Fergus Early – observations
• One to one work is ideal - picking up on signals
• Multi-sensory input - touch, words, putting elements together
• Cultural appropriateness – research people’s backgrounds – triggers
• Sometimes the work can bypass the diagnosis
• Greater attention span in dance
Azucena Guzman
Azucena talked about her research in Psychomotor dance, using Dazon music and dance. Her research is interested in non-pharmological interventions (such as dance) before pharmological. Although this was an incredibly engaging presentation, grounded in sound academic research, I took few notes. I have requested a copy of her slides ( I will forward these on when I receive them.

Saturday 11th December 2010
Francois Matarraso opened day two with his reflections on the conference so far, drawing parallels between his impression of the work on day one and his interaction with his son in his early, pre-verbal years. Francois acknowledged Community Dancers’ sensitivity and their ability to say the unsaid. Whilst Art is always about relationships, he felt that it was more than that in this context – about a communion – a shared commitment and values. He referred to Richard Coaten’s term, re-membering, of being a member of a community again: that’s what remembering is. He talked about being present in the moment, and a present being a gift that the practice brings.

Music, Rhythm, Dance and Neuroscience – Julia Clark

A highlight of the conference. Julia gave neuroscientific evidence of the value of dance and music for dementia. It was a very dense presentation. Notes from her presentation are listed below, kept in note form, for clarity.

• Everyone is different - we each have a different genetic cross-wiring in the brain, therefore each dementia is different. This gives justification for the single case-study approach. The arts can tap into this
• Julia’s case study had Locked-in Syndrome* at 22 yrs old. She was intellectually intact, but couldn’t move, except her eyes. The person is there. Can happen after a trauma or stroke. A 1 year into the condition, the patient could swallow and breath independently. As the years went by, Julia observed the patient degenerate rapidly.

* A journalist had Locked-in syndrome recently and documented it. If we go back to medical routes, we can trace it to 1907. Sub-cortal dementias affect parts of the brain controlling movement, e.g. Parkinsons, Huntingtons, Motor Neurones. Facial and emotional expression decreased. The cause of damage is not important, it’s where it is. Starter motor in brain initiates movement. Loss of brain’s piper rhythm in Locked-in – unable to initiate movement.

Evolution and use of music

Music therapy can be used to enhance mood. People may forget what you say, but not how you make them feel. Many types of memory. Examples of rhythm in nature / everyday lives include:

• Migration, eco-location – e.g. bees, swallows, bats, pod of whales
• Military cadence – override emotion through rhythm and song. Energises, motivates, improves posture.
• Rocking child, courtship, ecstasy, anger, battle chant
• Rugby Haka

Music and movement share pathways. Isabel Curran 2006 – A regular musical beat can be used to replace the piper rhythm – internal rhythms synchronise and muscles respond to the beat of the music. For example, clapping – possibly heart beat.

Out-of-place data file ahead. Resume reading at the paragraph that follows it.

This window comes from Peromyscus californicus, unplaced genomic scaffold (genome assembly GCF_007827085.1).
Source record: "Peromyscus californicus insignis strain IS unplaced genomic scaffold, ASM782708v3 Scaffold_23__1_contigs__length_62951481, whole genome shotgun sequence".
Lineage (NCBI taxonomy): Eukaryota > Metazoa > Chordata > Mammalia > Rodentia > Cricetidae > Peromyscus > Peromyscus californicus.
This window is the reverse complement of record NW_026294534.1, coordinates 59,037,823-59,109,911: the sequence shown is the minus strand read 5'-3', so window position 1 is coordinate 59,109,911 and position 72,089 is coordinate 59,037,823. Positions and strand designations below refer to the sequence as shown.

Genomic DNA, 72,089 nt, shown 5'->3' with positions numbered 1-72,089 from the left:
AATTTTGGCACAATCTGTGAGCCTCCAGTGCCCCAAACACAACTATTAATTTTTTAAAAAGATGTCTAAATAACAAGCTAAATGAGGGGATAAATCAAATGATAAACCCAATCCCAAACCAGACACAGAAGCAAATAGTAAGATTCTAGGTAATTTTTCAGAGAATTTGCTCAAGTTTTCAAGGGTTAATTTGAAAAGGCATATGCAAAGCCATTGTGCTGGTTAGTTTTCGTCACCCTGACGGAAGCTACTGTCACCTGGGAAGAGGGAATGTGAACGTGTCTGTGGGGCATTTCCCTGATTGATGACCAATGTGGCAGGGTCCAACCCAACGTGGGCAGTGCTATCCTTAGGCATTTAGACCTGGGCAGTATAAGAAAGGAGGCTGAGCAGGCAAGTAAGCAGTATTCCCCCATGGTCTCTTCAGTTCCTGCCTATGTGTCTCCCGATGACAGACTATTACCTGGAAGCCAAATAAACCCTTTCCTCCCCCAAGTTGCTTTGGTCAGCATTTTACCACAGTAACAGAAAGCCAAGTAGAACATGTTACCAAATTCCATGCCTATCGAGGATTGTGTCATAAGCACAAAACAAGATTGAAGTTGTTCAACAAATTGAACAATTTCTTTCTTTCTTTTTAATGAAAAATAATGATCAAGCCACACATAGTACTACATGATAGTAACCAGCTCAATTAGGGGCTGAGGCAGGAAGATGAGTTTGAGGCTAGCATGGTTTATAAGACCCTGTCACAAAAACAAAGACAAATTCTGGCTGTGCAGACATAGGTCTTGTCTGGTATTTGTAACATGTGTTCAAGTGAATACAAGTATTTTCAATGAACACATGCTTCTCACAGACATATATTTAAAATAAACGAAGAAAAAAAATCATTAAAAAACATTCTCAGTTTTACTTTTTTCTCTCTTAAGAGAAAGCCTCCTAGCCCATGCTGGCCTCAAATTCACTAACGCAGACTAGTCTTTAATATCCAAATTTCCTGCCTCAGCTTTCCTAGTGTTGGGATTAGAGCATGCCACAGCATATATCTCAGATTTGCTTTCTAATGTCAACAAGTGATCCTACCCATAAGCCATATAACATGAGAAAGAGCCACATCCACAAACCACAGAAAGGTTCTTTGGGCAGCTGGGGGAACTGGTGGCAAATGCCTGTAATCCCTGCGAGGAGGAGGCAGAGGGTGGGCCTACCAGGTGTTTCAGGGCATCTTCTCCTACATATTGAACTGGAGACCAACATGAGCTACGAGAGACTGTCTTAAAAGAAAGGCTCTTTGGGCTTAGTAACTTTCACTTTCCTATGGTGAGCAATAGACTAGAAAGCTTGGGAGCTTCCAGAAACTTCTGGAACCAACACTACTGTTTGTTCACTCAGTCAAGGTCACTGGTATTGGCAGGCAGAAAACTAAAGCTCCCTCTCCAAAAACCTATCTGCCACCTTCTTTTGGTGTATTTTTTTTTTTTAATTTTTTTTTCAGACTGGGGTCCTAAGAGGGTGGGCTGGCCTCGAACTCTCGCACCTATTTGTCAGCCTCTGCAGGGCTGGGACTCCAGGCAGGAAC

Mozart effect
• Causes dophamine and serotonin to be secreted – diminished in movement disorders
• Improves space-time reasoning
• The heart is a muscle, therefore it can respond to the music
• Calm music- increases the production of hormone Oxytocin – the love hormone and reverses the effect of stress hormones
• If Mozart is played during surgery, has been found to resulted in a better recovery

General notes
• Classical Indian music slows breathing and heart rate.
• Music preference is less effective than pace.
• Repetitive sound meditation – repetitive ohm and keeping very still has been found to be beneficial. FMRI scan of meditation shows up a focused attention, increased attention to frontal lobe
• Props – extend your movement and sense of life and self (amputated self)
• Brain feedback loops – moving, facial muscle – smile. Milliseconds to change mood – when hear happy music – changed facial expression
• Non-parametric and parametric tests – I need to look this one up, as I got a bit confused.

On Fortuitous Novelties – Clive Parkinson
Clive, a designer, spoke about Art, design and sentience and his work with an artist Darren Browett, creating objects to take into homes. He spoke of how the objects had provoked conversations, which were beyond just reminiscence work. These carefully crafted objects were loaded with meaning. He talked of his own experience with his grandmother and her requests to constantly come home and his own observations of increased disinhibition, giving powerful opportunity for creativity.

I loved the tidiness of his work. So much was encompassed in these smooth, clean, wonderfully crafted objects. Giving opportunity to sit and wonder, stare, touch and share.

Cohen “arts is like chocolate for the brain. Focuses on assets and the person. Art allows us to explore taboo ideas e.g. decay and death, sexuality and mistakes.”

General thoughts

I gained a lot from conversations in breaks and over dinner, meeting people with a range of reasons for becoming interested in this work. Overall, there was a very high standard of speakers and a varied programme. It was good to focus on such a specific area and practical workshops are essential.
As a lot of my work is currently with Early Years children, I found masses of links between the work with young children and people in later years. I wonder why it is endearing when a child cries, gets upset, thinks laterally or confuses their words, yet in later years it is seen as a degeneration, a loss of pride and dignity?
Hannah Lefeuvre, January 2011

Paintings by
Noelle Williamson
of Bisakha Sarker and Diane Amans rehearsing their piece for this conference.